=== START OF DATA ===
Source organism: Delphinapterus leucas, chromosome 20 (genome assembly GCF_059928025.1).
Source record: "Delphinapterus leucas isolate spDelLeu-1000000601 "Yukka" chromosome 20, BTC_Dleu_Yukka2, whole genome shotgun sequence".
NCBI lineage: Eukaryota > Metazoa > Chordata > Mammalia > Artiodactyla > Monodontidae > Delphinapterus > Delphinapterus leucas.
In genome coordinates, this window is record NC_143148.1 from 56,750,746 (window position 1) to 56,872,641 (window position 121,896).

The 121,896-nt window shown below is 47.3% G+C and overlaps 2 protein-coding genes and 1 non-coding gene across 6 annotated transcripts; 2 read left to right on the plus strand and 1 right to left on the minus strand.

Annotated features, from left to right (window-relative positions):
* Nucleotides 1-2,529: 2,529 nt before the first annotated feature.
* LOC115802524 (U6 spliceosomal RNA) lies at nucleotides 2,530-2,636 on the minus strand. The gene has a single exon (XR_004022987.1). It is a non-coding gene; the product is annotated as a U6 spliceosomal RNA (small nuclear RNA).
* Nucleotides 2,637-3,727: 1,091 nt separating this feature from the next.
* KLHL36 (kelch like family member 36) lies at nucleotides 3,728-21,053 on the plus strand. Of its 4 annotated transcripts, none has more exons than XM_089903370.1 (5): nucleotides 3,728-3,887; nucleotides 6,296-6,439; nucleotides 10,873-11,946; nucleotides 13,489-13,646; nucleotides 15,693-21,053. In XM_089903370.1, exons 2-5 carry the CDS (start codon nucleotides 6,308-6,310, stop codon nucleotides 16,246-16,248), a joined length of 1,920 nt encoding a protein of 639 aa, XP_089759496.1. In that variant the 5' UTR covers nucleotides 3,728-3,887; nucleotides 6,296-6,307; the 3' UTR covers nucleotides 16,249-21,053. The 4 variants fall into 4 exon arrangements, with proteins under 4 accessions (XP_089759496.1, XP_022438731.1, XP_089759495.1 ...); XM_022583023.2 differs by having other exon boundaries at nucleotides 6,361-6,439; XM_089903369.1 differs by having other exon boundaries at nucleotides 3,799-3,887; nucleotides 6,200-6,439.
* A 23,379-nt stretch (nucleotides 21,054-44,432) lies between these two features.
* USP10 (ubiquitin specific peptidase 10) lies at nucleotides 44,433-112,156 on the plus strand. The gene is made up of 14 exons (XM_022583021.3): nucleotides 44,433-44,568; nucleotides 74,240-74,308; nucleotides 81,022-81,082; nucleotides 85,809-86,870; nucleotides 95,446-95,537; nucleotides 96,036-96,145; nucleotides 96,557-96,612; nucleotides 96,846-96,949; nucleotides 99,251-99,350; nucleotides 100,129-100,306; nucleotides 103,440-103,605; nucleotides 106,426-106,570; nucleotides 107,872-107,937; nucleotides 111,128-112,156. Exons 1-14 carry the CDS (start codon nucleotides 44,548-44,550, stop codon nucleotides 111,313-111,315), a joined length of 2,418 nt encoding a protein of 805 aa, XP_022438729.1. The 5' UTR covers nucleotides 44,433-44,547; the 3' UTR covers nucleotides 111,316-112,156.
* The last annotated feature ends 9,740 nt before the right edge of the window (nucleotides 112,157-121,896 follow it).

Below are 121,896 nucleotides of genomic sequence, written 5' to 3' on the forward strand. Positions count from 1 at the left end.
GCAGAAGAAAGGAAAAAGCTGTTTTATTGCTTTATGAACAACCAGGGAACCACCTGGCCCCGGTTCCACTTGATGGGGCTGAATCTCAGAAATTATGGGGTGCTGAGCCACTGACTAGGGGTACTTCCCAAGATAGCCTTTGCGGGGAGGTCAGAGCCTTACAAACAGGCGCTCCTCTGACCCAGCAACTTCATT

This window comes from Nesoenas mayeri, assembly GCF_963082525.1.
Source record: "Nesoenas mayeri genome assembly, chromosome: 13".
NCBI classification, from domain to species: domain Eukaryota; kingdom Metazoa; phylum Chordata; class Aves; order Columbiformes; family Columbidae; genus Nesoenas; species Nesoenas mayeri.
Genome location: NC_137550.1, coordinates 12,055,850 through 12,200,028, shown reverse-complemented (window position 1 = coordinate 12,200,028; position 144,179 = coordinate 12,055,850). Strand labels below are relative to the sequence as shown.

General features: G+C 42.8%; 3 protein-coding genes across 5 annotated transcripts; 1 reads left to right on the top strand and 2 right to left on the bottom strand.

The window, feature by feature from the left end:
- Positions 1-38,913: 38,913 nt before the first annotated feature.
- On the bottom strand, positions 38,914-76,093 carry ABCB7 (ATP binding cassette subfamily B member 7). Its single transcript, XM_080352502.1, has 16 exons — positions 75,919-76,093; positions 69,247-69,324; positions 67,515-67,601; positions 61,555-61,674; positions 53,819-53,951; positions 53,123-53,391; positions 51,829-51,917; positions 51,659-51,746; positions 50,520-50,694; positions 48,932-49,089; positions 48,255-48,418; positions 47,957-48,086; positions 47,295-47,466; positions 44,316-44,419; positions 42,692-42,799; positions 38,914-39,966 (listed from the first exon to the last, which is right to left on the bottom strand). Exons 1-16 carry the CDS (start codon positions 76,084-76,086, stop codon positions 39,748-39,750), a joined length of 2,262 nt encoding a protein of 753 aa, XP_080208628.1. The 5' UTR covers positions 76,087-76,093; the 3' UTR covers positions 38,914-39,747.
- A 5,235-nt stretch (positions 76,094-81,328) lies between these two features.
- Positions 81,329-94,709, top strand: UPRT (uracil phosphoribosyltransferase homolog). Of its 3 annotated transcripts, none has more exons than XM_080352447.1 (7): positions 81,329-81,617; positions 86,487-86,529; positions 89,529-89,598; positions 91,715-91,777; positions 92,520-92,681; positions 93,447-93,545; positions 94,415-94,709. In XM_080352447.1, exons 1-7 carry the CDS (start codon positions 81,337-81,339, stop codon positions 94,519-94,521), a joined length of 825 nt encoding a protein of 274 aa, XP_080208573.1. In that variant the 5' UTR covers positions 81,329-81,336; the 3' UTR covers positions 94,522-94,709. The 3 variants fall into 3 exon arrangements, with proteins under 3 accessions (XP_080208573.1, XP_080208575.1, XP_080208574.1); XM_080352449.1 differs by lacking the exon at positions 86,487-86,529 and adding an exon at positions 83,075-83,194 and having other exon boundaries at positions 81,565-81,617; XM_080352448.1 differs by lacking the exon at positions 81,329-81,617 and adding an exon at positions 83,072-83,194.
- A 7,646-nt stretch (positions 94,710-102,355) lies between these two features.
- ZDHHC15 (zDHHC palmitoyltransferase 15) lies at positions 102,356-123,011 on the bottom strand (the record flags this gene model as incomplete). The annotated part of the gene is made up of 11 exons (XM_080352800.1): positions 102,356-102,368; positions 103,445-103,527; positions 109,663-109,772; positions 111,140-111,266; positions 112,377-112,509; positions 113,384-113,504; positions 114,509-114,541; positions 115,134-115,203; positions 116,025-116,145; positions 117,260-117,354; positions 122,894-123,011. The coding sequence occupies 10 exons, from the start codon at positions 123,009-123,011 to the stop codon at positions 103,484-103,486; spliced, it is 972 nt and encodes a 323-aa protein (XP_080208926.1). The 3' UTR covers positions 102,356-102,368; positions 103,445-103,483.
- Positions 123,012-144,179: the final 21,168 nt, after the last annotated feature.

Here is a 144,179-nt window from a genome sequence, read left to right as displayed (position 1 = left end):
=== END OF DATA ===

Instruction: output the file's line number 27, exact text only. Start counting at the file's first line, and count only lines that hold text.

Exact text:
- ZDHHC15 (zDHHC palmitoyltransferase 15) lies at positions 102,356-123,011 on the bottom strand (the record flags this gene model as incomplete). The annotated part of the gene is made up of 11 exons (XM_080352800.1): positions 102,356-102,368; positions 103,445-103,527; positions 109,663-109,772; positions 111,140-111,266; positions 112,377-112,509; positions 113,384-113,504; positions 114,509-114,541; positions 115,134-115,203; positions 116,025-116,145; positions 117,260-117,354; positions 122,894-123,011. The coding sequence occupies 10 exons, from the start codon at positions 123,009-123,011 to the stop codon at positions 103,484-103,486; spliced, it is 972 nt and encodes a 323-aa protein (XP_080208926.1). The 3' UTR covers positions 102,356-102,368; positions 103,445-103,483.